I'm familiar with viewing American cuisine as unhealthful. I wasn't prepared for viewing it as clean and nutritious, too. Sure, China has fewer processed foods, but what processed and packaged foods they do have, we eat disproportionate amounts of them. This is because they tend to be the only things we can figure out exactly what they are and how to eat them. Also, with four kids who display varying levels of food pickiness, we can't just throw them into lamb treasure and congee.

What's more, the fruits and vegetables are suspect. What pesticides and fertilizers do they use? One local grocery store has a picture of a smiling woman holding just-dug potatoes, and I can't help thinking the "mud" clinging to the spuds is, in fact, the woman's own night soil. I see her face and imagine her saying, "I pooped on these potatoes special for this photo shoot! Now my poop's FAMOUS!"

"Just wash them off," you say. Using what, the water that has cadmium, nickel, and cobalt in it? We could open a battery factory using just the water that comes through our tap. My wife washes all our produce in vinegar and then rinses that off with water delivered from a bottling service. However, 20% of the bottling services in Beijing use tap water to fill the jugs....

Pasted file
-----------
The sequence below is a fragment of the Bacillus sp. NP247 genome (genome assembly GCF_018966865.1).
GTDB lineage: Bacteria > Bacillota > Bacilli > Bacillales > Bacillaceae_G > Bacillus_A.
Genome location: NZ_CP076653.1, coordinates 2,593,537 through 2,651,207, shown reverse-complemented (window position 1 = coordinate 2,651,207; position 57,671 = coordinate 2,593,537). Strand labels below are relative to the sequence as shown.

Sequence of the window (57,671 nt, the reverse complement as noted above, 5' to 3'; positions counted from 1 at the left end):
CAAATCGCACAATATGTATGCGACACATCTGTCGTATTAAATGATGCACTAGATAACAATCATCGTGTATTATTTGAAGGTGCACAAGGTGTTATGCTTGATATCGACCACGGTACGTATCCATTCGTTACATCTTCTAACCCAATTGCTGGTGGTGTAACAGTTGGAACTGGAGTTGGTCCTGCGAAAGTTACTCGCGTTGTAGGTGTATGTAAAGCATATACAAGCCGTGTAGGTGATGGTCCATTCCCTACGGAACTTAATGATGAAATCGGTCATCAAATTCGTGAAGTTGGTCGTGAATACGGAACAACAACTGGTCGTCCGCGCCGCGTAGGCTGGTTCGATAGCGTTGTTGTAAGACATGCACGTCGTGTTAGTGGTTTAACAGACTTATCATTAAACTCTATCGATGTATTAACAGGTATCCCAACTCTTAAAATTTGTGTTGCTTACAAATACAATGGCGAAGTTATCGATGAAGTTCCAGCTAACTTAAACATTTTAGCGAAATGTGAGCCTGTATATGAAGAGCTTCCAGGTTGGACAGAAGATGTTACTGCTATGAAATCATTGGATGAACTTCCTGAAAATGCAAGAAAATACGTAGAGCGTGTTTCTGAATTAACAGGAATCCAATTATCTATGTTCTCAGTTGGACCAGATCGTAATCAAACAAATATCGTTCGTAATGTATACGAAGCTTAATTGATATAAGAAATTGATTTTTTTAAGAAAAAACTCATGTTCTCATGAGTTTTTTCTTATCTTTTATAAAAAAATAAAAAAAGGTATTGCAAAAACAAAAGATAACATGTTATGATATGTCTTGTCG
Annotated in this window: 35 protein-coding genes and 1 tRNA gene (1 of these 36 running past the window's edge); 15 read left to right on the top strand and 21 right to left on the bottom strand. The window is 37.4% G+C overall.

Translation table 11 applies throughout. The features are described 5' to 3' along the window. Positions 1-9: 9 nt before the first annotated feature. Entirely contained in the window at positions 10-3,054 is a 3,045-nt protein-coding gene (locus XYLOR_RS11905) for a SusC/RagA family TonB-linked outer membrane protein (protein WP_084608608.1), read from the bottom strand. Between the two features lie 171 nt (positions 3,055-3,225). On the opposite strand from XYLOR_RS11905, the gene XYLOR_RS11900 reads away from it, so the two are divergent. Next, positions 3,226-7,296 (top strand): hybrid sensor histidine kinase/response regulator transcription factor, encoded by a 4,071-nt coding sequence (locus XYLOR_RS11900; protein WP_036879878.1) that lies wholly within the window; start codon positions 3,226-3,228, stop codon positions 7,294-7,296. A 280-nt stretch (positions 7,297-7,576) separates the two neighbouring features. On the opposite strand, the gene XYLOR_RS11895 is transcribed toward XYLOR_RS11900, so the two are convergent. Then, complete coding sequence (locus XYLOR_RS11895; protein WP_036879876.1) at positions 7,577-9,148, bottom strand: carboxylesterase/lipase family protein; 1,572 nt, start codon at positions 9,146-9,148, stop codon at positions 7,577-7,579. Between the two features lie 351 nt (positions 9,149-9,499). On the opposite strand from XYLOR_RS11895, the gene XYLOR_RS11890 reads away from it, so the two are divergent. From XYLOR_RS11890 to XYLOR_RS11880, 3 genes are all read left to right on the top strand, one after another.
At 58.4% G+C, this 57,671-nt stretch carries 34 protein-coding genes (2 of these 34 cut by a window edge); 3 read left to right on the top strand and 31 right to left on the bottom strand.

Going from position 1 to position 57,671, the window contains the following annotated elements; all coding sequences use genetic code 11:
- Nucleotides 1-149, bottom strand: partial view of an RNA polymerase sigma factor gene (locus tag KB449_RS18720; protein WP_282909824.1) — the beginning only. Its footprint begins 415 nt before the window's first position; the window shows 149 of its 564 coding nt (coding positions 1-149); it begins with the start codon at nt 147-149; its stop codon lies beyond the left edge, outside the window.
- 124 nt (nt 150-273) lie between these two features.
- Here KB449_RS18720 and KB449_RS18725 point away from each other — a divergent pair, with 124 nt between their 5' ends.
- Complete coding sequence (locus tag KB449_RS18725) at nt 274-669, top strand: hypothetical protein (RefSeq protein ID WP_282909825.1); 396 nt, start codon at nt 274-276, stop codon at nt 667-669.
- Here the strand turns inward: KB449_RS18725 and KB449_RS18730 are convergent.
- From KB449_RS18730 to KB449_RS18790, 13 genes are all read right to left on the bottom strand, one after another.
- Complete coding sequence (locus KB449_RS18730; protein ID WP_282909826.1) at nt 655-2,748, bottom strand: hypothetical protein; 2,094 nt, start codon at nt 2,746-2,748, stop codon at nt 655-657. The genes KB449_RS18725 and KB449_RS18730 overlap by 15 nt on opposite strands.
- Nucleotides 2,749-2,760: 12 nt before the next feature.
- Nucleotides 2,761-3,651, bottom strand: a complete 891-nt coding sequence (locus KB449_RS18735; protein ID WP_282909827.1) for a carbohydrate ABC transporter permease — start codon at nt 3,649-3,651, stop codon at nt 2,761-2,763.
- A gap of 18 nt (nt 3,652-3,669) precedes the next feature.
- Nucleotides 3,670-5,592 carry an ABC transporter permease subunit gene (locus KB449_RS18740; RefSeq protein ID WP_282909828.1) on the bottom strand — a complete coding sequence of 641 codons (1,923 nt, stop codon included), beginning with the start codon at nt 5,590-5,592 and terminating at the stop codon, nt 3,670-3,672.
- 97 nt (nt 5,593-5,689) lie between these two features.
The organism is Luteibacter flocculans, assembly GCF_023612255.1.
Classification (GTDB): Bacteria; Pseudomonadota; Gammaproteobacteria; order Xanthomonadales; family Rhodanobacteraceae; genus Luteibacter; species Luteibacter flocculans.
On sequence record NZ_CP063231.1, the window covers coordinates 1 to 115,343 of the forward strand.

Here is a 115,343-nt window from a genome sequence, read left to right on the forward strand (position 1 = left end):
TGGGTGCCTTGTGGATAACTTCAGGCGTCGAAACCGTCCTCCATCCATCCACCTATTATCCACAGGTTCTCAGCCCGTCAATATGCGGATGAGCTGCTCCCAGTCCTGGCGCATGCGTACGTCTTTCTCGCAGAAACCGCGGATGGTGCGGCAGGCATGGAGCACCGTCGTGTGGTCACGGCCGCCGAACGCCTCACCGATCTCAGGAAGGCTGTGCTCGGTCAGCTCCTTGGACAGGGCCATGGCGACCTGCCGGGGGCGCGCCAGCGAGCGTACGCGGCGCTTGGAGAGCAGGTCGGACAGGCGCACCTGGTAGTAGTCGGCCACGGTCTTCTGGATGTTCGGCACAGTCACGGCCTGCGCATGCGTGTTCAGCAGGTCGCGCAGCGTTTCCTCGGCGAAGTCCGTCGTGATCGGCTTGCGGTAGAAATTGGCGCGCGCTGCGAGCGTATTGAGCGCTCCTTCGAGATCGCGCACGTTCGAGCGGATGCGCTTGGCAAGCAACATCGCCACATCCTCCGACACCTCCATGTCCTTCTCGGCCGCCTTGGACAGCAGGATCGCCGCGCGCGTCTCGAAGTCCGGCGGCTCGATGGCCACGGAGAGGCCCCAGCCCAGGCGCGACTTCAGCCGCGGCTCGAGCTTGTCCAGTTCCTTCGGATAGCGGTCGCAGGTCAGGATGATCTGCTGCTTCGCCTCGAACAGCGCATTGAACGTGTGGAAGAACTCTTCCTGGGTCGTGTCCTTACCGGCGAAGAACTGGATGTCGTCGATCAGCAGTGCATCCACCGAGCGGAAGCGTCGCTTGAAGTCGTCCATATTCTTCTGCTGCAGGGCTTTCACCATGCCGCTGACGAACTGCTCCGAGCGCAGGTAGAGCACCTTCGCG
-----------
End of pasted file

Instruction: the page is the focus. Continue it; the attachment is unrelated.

As much as I'm really looking forward to eating a Double-Double every day for a month when we get back, I know we should take advantage of the fact that we're eliminating our taste for and our conditioning to high-fat, low-nutrient foods. I've even developed a plan to help us eat well when we return: I've been building a collection of healthful, delicious recipes on my Pinterest boards. When we get back, I'm going to take over cooking and work my way through the recipes. At first I thought I'd try to do a different one every day for six months or so, but now I'm thinking we can have a food tournament. Five new recipes each week and a vote to see what was that week's winner. Then we'll end up with monthly winners, and eventually, the Best Meal Ever.

Spoiler alert: the Best Meal Ever award is going to be won by a Double-Double.

Wednesday, July 22, 2015

When Mormons Get Answers to Their Church History Questions

In 2007, I bought Richard Lyman Bushman's Joseph Smith: Rough Stone Rolling. I was a little afraid of it and didn't read it at first. After all, I was vaguely aware that there were some crazy things in Joseph Smith's history and I wasn't sure I wanted to know them. Eventually, though, I decided that I couldn't ignore unpleasant things forever.